Optional Equipment

bulletTape Backup Devices
bulletAudio Adapters (Sound Cards)
bulletCD-ROM Drives
bulletOther Devices

There is an abundance of optional equipment available for your computer.

Amongst the most popular of these devises are Tape Backup Devices, Audio Adapters, and CD-ROM drives. Most of these items are easily installed when the manufacturer's directions are followed. Most of these companies are still in business because they have made the installation of their hardware more easy, more complete, and more compatible than ever before. Plug-N-Play and Windows95 compatible are both things definitely to look for.

Tape Backup Devices:
Positives: Being able to backup your valuable information. Cost is cheap compared to virtually any other form of backup. The backup's can be automated and done unattended in most cases (if the tapes will hold all the data).

Negatives: Can't easily change what is on the tapes. Write to the tapes, you can not read from the tapes without special software. The data is generally compressed, thus requiring special software to read and access.

Procedures: These are the minimum requirements I recommend. Make a FULL backup of everything and put it in a safe place, outside of the building your computer is located. Next, have an odd and even tape, used for the daily backup of data - the odd tape is used on odd days, and the even tape for even days. Then, have an odd and even monthly backup set, which is rotated at the end of each month. If this is done correctly and faithfully, you will never lose more than one or two days of information.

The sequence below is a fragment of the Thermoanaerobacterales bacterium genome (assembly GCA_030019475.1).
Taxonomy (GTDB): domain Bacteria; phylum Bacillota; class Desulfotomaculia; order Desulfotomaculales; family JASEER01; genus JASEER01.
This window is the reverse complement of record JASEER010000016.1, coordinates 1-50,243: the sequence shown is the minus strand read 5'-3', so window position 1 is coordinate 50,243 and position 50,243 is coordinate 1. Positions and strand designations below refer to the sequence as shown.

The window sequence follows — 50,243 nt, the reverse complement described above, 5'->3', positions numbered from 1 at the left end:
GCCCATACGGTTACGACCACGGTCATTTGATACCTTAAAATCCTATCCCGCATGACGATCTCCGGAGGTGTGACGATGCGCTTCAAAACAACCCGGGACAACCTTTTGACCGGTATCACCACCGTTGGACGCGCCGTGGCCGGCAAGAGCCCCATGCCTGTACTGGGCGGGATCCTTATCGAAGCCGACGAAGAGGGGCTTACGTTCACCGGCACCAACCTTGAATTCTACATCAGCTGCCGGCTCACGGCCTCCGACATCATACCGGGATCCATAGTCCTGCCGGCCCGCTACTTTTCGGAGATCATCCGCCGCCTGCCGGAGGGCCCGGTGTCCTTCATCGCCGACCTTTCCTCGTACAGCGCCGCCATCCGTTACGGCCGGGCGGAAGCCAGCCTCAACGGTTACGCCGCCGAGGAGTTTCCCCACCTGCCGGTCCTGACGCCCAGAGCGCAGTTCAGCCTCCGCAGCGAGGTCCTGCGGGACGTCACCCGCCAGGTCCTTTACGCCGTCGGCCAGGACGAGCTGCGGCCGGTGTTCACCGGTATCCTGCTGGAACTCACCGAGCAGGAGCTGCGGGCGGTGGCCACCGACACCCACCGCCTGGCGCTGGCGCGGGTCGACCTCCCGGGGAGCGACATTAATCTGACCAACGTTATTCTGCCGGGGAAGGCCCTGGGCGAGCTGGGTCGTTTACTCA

Cautions: Make sure that the tapes are working. Don't ever lose the software to run the tape backup software. For Windows95 and newer, there is a hidden registry file which is sometimes a major problem, often requiring re-installation of Windows95 or greater if there is a major problem.

Considerations: I don't suggest tape backup systems, unless you require backing up MORE than 2 Gigabytes of information and data. With the cost and advantages of adding an additional hard drive, Jazz drive, or SysJet - a tape backup isn't as powerful or cost effective as they once were. Furthermore, these other options are faster and can be used just like a hard disk drive.

Quality Brands: I personally have, use, and have found benefit from Conner, and BackPack drives. Colorado and HP make solid, but proprietary devices. The Iomega Ditto is new and supposedly one of the fastest in existence. The Exabyte brand is expensive, fast, and also NOT generally supported in the Windows95 environment.